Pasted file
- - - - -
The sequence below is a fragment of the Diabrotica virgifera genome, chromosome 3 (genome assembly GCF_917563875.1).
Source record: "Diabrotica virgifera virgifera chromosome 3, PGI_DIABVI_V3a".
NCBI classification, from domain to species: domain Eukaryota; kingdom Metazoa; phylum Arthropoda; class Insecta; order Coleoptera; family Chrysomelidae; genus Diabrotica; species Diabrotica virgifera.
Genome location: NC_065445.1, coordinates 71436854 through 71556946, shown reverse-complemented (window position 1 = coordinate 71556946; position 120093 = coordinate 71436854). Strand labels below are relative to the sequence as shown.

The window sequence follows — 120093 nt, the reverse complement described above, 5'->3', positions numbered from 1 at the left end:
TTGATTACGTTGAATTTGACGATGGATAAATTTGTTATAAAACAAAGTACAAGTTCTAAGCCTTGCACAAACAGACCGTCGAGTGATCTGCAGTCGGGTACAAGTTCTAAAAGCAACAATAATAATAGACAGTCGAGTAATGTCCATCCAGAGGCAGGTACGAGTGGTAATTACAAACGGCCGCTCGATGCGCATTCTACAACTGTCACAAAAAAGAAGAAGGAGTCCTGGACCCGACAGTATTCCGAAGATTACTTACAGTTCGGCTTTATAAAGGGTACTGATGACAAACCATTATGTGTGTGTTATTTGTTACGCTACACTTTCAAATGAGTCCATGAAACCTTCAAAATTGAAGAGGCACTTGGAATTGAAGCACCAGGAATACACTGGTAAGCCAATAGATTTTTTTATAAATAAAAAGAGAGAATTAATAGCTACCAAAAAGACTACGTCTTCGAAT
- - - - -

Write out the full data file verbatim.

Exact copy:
The sequence below is a fragment of the Diabrotica virgifera genome, chromosome 3 (genome assembly GCF_917563875.1).
Source record: "Diabrotica virgifera virgifera chromosome 3, PGI_DIABVI_V3a".
NCBI classification, from domain to species: domain Eukaryota; kingdom Metazoa; phylum Arthropoda; class Insecta; order Coleoptera; family Chrysomelidae; genus Diabrotica; species Diabrotica virgifera.
Genome location: NC_065445.1, coordinates 71436854 through 71556946, shown reverse-complemented (window position 1 = coordinate 71556946; position 120093 = coordinate 71436854). Strand labels below are relative to the sequence as shown.

The window sequence follows — 120093 nt, the reverse complement described above, 5'->3', positions numbered from 1 at the left end:
TTGATTACGTTGAATTTGACGATGGATAAATTTGTTATAAAACAAAGTACAAGTTCTAAGCCTTGCACAAACAGACCGTCGAGTGATCTGCAGTCGGGTACAAGTTCTAAAAGCAACAATAATAATAGACAGTCGAGTAATGTCCATCCAGAGGCAGGTACGAGTGGTAATTACAAACGGCCGCTCGATGCGCATTCTACAACTGTCACAAAAAAGAAGAAGGAGTCCTGGACCCGACAGTATTCCGAAGATTACTTACAGTTCGGCTTTATAAAGGGTACTGATGACAAACCATTATGTGTGTGTTATTTGTTACGCTACACTTTCAAATGAGTCCATGAAACCTTCAAAATTGAAGAGGCACTTGGAATTGAAGCACCAGGAATACACTGGTAAGCCAATAGATTTTTTTATAAATAAAAAGAGAGAATTAATAGCTACCAAAAAGACTACGTCTTCGAAT